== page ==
I have started learning Ansible with the help of various blogs and Pluralsight videos. My focus is on using Ansible to configure Windows.
Ansible uses WinRM to connect to Windows servers and I was having some trouble connecting from my CentOS Ansible VM to either Windows 2012 R2 or 2016 that were standalone servers, so Workgroup and not joined to Active Directory.
After too many attempts to get Ansible to connect to the 2012 R2 VM I thought I would document how to get the connection going.
Sometime NFS can result in to weird problems. For example NFS mounted directories sometimes contain stale file handles. If you run command such as ls or vi you will see an error:
.: Stale File Handle
First let us try to understand the concept of Stale File Handle. Managing NFS and NIS, 2nd Edition book defines filehandles as follows (a good book if you would like to master NFS and NIS):
A filehandle becomes stale whenever the file or directory referenced by the handle is removed by another host, while your client still holds an active reference to the object. A typical example occurs when the current directory of a process, running on your client, is removed on the server (either by a process running on the server or on another client).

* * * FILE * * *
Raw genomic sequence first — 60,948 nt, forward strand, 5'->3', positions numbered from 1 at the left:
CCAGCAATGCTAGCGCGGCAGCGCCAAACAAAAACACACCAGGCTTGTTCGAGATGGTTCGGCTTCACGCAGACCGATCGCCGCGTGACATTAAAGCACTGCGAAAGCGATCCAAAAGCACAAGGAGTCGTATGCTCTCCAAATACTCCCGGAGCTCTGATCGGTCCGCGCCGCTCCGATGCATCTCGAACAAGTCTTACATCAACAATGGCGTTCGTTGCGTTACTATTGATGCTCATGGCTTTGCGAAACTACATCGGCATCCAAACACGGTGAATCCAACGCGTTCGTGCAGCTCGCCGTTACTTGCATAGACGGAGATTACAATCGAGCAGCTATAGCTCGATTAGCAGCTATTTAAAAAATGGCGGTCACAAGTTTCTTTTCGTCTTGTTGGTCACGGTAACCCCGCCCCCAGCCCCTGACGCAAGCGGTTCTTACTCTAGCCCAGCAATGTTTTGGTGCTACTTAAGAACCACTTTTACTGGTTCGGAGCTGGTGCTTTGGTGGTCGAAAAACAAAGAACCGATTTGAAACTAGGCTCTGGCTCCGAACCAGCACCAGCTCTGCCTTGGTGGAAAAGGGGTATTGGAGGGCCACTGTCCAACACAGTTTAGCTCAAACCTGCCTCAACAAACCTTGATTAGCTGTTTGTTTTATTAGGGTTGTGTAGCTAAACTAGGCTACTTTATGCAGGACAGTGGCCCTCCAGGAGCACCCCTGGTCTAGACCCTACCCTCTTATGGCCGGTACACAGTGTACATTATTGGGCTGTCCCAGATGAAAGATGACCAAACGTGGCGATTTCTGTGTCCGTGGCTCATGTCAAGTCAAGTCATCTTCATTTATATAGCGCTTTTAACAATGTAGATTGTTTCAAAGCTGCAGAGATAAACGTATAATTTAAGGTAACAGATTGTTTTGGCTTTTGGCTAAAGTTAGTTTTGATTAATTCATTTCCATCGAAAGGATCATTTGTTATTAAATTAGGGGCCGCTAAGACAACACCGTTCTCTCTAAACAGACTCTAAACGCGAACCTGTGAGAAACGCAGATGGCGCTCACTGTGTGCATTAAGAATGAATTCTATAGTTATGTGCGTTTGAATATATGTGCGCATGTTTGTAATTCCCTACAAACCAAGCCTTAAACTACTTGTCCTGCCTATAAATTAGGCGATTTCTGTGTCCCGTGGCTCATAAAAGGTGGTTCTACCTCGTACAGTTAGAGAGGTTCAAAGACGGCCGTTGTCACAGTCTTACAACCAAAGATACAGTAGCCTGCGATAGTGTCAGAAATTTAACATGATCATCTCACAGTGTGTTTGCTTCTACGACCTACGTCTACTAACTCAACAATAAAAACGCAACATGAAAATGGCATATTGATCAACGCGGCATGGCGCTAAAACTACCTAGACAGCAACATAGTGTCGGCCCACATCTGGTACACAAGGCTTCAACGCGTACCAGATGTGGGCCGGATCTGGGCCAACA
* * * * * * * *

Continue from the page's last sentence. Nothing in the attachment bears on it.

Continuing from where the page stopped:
So this can occur if the directory is modified on the NFS server, but the directories modification time is not updated.
How do I fix this problem?
a) The best solution is to remount directory from the NFS client using mount command:
# umount -f /mnt/local
# mount -t nfs nfsserver:/path/to/share /mnt/local
First command (umount) forcefully unmount a disk partition /mnt/local (NFS).
(b) Or try to mount NFS directory with the noac option. However I don’t recommend using noac option because of performance issue and Checking files on NFS filesystem referenced by file descriptors (i.e. the fcntl and ioctl families of functions) may lead to inconsistent result due to the lack of consistency check in kernel even if noac is used.